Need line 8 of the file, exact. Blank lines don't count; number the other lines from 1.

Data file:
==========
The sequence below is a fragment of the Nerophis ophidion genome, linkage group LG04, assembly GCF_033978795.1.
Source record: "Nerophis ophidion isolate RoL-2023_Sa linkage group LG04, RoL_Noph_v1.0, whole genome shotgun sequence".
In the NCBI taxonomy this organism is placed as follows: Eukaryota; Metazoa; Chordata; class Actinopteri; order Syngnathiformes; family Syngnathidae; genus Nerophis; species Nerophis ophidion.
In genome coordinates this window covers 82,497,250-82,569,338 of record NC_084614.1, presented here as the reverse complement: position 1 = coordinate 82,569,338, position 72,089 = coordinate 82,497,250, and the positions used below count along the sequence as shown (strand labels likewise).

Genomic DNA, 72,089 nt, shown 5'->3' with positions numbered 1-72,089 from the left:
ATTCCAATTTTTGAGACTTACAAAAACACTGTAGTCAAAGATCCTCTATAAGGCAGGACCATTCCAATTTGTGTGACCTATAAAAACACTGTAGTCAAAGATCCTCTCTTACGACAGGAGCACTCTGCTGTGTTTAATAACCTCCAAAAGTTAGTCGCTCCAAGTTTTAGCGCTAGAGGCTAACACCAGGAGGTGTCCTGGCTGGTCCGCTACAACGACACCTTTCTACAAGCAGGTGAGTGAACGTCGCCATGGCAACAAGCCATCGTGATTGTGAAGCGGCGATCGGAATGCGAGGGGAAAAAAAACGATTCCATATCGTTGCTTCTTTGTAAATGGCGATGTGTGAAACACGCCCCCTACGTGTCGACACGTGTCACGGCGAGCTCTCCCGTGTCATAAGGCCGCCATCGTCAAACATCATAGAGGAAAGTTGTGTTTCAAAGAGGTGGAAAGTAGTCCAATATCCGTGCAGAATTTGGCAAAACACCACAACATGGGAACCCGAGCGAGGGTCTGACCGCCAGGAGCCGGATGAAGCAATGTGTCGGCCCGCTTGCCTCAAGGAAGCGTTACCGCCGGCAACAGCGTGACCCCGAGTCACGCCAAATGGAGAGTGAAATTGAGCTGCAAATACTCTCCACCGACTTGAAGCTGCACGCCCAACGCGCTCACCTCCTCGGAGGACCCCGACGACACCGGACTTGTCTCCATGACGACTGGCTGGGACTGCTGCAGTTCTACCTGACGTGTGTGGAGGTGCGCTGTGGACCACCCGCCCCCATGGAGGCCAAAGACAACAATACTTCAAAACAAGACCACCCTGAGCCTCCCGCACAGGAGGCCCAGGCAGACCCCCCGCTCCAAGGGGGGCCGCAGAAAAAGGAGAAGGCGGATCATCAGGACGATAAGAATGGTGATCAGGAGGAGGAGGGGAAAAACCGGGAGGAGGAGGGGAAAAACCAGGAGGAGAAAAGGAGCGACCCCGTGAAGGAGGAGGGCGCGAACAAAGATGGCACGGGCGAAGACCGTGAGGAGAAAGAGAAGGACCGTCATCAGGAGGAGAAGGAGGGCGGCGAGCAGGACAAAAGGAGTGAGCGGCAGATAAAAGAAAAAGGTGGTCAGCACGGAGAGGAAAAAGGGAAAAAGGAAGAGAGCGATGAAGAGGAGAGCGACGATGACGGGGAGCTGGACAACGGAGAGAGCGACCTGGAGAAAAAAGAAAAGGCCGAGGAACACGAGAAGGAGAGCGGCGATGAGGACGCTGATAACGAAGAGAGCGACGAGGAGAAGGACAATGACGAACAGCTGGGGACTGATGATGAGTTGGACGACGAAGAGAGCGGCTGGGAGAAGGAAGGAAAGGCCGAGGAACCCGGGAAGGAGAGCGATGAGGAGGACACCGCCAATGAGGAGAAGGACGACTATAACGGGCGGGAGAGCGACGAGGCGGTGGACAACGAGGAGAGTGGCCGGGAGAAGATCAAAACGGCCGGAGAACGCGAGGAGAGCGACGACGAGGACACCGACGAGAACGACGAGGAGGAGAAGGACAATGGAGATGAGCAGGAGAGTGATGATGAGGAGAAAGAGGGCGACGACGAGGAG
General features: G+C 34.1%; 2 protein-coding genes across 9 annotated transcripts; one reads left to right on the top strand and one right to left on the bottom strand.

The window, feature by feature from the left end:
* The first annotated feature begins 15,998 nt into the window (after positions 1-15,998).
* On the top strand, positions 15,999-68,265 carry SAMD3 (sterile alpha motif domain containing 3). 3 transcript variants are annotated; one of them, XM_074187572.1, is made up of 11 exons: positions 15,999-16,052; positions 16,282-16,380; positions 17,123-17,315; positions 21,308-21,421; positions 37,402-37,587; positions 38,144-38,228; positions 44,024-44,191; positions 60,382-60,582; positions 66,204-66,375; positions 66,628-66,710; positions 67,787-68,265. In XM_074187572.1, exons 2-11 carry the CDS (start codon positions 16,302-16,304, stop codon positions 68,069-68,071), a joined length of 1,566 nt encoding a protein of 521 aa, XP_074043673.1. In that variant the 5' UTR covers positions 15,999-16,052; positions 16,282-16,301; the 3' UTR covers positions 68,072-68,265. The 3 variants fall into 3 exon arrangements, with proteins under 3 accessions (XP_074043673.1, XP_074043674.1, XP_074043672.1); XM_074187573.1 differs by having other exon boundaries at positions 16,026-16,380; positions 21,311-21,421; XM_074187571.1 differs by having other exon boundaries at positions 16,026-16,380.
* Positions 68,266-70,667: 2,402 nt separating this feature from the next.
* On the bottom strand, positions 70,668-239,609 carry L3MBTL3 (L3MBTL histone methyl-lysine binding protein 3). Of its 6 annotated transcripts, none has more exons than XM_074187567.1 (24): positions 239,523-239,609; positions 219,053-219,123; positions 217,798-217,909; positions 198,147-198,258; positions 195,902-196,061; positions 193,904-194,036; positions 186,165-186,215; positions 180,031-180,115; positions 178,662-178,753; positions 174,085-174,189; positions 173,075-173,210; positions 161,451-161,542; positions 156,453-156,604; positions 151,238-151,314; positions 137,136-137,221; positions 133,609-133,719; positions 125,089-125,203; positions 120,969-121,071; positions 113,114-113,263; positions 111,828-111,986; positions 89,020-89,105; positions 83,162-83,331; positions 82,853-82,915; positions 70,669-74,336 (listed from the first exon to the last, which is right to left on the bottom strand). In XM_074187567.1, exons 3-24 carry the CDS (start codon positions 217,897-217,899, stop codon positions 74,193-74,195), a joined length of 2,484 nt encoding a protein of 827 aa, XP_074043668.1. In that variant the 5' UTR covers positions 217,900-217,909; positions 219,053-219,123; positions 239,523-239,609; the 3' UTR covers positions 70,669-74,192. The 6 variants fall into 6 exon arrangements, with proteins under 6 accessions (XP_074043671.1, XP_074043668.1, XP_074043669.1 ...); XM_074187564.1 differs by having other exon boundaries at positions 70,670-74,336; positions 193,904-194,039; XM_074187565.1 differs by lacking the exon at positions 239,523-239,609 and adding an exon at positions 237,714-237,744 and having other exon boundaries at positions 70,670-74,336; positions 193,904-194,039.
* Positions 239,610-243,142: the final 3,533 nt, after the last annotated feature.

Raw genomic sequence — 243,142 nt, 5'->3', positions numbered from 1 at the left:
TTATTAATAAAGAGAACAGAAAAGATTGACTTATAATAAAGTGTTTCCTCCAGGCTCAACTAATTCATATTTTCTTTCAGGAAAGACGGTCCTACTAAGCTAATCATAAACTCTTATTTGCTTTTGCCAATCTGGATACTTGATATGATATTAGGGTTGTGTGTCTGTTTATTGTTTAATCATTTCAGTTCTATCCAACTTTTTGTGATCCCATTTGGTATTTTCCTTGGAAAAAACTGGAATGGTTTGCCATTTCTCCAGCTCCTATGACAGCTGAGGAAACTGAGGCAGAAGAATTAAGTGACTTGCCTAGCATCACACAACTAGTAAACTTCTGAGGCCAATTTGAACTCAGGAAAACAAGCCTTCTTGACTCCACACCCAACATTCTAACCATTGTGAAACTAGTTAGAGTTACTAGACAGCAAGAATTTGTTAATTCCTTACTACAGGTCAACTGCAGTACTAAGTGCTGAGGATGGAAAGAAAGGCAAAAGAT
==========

The window, feature by feature from the left end: